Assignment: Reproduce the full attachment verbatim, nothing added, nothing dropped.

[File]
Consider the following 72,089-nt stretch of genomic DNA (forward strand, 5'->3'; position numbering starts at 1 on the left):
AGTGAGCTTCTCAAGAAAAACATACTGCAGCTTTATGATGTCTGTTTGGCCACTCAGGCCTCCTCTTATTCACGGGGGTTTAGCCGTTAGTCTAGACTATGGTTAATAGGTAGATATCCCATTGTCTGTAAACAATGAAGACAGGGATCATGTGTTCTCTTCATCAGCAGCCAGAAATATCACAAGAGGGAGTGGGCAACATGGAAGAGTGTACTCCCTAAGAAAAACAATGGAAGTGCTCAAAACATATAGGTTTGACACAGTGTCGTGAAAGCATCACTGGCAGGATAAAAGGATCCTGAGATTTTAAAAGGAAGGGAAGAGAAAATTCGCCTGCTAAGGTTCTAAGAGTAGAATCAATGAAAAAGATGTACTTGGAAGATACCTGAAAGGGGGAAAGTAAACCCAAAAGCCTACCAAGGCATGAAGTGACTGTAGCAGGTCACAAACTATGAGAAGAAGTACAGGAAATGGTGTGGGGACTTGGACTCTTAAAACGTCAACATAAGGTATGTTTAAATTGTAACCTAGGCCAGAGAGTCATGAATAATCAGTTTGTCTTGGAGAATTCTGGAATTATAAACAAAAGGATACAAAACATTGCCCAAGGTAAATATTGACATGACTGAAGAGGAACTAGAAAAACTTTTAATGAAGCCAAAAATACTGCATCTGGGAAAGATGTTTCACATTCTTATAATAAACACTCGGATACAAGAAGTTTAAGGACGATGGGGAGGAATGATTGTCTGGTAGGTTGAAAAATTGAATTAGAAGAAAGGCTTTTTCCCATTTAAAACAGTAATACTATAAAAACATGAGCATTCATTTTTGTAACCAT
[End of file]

Consider the following 72,089-nt stretch of genomic DNA (forward strand, 5'->3'; position numbering starts at 1 on the left):
AGTGAGCTTCTCAAGAAAAACATACTGCAGCTTTATGATGTCTGTTTGGCCACTCAGGCCTCCTCTTATTCACGGGGGTTTAGCCGTTAGTCTAGACTATGGTTAATAGGTAGATATCCCATTGTCTGTAAACAATGAAGACAGGGATCATGTGTTCTCTTCATCAGCAGCCAGAAATATCACAAGAGGGAGTGGGCAACATGGAAGAGTGTACTCCCTAAGAAAAACAATGGAAGTGCTCAAAACATATAGGTTTGACACAGTGTCGTGAAAGCATCACTGGCAGGATAAAAGGATCCTGAGATTTTAAAAGGAAGGGAAGAGAAAATTCGCCTGCTAAGGTTCTAAGAGTAGAATCAATGAAAAAGATGTACTTGGAAGATACCTGAAAGGGGGAAAGTAAACCCAAAAGCCTACCAAGGCATGAAGTGACTGTAGCAGGTCACAAACTATGAGAAGAAGTACAGGAAATGGTGTGGGGACTTGGACTCTTAAAACGTCAACATAAGGTATGTTTAAATTGTAACCTAGGCCAGAGAGTCATGAATAATCAGTTTGTCTTGGAGAATTCTGGAATTATAAACAAAAGGATACAAAACATTGCCCAAGGTAAATATTGACATGACTGAAGAGGAACTAGAAAAACTTTTAATGAAGCCAAAAATACTGCATCTGGGAAAGATGTTTCACATTCTTATAATAAACACTCGGATACAAGAAGTTTAAGGACGATGGGGAGGAATGATTGTCTGGTAGGTTGAAAAATTGAATTAGAAGAAAGGCTTTTTCCCATTTAAAACAGTAATACTATAAAAACATGAGCATTCATTTTTGTAACCAT